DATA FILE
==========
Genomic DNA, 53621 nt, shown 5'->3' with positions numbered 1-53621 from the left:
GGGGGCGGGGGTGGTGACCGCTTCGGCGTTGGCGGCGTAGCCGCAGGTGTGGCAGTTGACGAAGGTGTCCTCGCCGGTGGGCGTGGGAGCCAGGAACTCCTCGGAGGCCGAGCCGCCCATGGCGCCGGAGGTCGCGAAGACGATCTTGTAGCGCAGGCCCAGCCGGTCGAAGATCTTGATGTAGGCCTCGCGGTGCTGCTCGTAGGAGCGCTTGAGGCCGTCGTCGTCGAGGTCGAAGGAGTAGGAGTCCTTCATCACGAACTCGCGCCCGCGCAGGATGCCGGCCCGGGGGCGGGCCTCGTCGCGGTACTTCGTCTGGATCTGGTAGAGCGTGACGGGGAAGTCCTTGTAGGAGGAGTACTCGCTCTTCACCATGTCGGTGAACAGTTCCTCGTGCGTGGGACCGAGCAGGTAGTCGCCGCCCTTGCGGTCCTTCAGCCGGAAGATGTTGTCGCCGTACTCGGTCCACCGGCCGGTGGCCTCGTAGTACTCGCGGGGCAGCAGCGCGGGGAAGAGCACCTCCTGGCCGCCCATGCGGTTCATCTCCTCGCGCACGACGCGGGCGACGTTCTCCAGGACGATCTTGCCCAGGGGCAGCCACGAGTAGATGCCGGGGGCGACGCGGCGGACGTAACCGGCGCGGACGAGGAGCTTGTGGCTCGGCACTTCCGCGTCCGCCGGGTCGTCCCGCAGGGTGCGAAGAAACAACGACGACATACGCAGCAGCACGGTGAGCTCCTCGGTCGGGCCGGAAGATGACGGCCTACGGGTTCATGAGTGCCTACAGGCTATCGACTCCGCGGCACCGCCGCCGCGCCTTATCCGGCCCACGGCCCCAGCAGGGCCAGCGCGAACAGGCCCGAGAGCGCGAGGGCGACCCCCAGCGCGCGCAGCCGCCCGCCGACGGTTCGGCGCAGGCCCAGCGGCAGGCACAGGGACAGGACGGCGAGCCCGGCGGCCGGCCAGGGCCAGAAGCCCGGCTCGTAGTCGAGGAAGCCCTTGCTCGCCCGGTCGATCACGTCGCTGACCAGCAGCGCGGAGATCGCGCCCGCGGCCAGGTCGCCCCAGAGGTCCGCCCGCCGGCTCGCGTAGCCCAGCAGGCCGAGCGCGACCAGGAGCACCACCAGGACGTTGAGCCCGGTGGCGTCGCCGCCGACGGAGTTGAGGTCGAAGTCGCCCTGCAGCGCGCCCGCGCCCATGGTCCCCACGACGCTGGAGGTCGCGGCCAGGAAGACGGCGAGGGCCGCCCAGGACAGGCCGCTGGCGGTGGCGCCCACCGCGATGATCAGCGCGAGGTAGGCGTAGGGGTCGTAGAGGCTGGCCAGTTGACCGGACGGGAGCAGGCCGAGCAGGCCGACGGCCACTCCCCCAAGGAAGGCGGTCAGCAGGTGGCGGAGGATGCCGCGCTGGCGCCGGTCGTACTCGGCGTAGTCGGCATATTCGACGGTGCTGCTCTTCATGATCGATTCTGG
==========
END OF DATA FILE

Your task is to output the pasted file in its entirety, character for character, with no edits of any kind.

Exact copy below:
Genomic DNA, 53621 nt, shown 5'->3' with positions numbered 1-53621 from the left:
GGGGGCGGGGGTGGTGACCGCTTCGGCGTTGGCGGCGTAGCCGCAGGTGTGGCAGTTGACGAAGGTGTCCTCGCCGGTGGGCGTGGGAGCCAGGAACTCCTCGGAGGCCGAGCCGCCCATGGCGCCGGAGGTCGCGAAGACGATCTTGTAGCGCAGGCCCAGCCGGTCGAAGATCTTGATGTAGGCCTCGCGGTGCTGCTCGTAGGAGCGCTTGAGGCCGTCGTCGTCGAGGTCGAAGGAGTAGGAGTCCTTCATCACGAACTCGCGCCCGCGCAGGATGCCGGCCCGGGGGCGGGCCTCGTCGCGGTACTTCGTCTGGATCTGGTAGAGCGTGACGGGGAAGTCCTTGTAGGAGGAGTACTCGCTCTTCACCATGTCGGTGAACAGTTCCTCGTGCGTGGGACCGAGCAGGTAGTCGCCGCCCTTGCGGTCCTTCAGCCGGAAGATGTTGTCGCCGTACTCGGTCCACCGGCCGGTGGCCTCGTAGTACTCGCGGGGCAGCAGCGCGGGGAAGAGCACCTCCTGGCCGCCCATGCGGTTCATCTCCTCGCGCACGACGCGGGCGACGTTCTCCAGGACGATCTTGCCCAGGGGCAGCCACGAGTAGATGCCGGGGGCGACGCGGCGGACGTAACCGGCGCGGACGAGGAGCTTGTGGCTCGGCACTTCCGCGTCCGCCGGGTCGTCCCGCAGGGTGCGAAGAAACAACGACGACATACGCAGCAGCACGGTGAGCTCCTCGGTCGGGCCGGAAGATGACGGCCTACGGGTTCATGAGTGCCTACAGGCTATCGACTCCGCGGCACCGCCGCCGCGCCTTATCCGGCCCACGGCCCCAGCAGGGCCAGCGCGAACAGGCCCGAGAGCGCGAGGGCGACCCCCAGCGCGCGCAGCCGCCCGCCGACGGTTCGGCGCAGGCCCAGCGGCAGGCACAGGGACAGGACGGCGAGCCCGGCGGCCGGCCAGGGCCAGAAGCCCGGCTCGTAGTCGAGGAAGCCCTTGCTCGCCCGGTCGATCACGTCGCTGACCAGCAGCGCGGAGATCGCGCCCGCGGCCAGGTCGCCCCAGAGGTCCGCCCGCCGGCTCGCGTAGCCCAGCAGGCCGAGCGCGACCAGGAGCACCACCAGGACGTTGAGCCCGGTGGCGTCGCCGCCGACGGAGTTGAGGTCGAAGTCGCCCTGCAGCGCGCCCGCGCCCATGGTCCCCACGACGCTGGAGGTCGCGGCCAGGAAGACGGCGAGGGCCGCCCAGGACAGGCCGCTGGCGGTGGCGCCCACCGCGATGATCAGCGCGAGGTAGGCGTAGGGGTCGTAGAGGCTGGCCAGTTGACCGGACGGGAGCAGGCCGAGCAGGCCGACGGCCACTCCCCCAAGGAAGGCGGTCAGCAGGTGGCGGAGGATGCCGCGCTGGCGCCGGTCGTACTCGGCGTAGTCGGCATATTCGACGGTGCTGCTCTTCATGATCGATTCTGG